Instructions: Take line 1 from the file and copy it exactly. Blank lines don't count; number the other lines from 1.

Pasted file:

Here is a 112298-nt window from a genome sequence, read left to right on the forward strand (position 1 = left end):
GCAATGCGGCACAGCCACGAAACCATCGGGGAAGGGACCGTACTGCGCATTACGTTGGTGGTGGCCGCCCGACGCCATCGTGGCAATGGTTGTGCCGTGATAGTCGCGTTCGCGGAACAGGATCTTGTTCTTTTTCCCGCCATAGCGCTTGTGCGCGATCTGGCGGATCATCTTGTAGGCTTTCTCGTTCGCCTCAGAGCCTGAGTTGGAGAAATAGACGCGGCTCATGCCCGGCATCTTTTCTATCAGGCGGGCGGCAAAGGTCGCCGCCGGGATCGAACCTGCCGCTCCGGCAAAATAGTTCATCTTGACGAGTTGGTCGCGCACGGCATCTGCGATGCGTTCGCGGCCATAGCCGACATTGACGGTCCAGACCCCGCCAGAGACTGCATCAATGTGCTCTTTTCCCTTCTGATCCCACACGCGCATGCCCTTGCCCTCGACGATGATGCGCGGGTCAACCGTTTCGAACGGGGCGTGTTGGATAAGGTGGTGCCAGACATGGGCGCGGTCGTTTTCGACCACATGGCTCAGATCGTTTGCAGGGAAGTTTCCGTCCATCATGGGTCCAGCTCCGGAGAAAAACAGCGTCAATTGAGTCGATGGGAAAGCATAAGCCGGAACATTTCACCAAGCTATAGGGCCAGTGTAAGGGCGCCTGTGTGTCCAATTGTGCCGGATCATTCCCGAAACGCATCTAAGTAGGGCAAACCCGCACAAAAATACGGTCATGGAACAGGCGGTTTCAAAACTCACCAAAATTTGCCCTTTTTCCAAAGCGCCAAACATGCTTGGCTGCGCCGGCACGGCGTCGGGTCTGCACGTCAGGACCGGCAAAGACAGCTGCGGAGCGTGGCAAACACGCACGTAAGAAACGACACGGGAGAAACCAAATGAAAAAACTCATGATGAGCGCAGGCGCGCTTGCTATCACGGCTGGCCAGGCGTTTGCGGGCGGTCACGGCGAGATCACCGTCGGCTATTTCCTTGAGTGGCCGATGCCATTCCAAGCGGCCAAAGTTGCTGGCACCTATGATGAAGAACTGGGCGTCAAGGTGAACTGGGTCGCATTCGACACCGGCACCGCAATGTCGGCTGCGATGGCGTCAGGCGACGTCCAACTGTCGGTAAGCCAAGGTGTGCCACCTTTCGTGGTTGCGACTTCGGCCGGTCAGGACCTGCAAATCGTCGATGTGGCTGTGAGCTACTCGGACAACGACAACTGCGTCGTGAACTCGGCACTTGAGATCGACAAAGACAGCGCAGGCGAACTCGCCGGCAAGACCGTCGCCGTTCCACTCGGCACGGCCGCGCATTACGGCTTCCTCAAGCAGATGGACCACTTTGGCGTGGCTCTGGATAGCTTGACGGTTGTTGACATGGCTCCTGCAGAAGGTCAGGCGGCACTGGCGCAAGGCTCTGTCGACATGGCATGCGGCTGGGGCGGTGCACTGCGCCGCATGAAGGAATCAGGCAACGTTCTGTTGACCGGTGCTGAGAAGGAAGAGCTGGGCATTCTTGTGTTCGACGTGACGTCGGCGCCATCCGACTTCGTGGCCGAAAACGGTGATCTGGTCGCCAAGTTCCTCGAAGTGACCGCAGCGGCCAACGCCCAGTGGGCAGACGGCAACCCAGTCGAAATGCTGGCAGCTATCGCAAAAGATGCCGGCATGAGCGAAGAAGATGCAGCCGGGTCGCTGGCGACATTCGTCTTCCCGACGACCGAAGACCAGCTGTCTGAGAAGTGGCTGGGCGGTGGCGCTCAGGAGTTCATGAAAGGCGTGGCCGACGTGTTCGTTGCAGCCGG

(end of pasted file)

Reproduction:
Here is a 112298-nt window from a genome sequence, read left to right on the forward strand (position 1 = left end):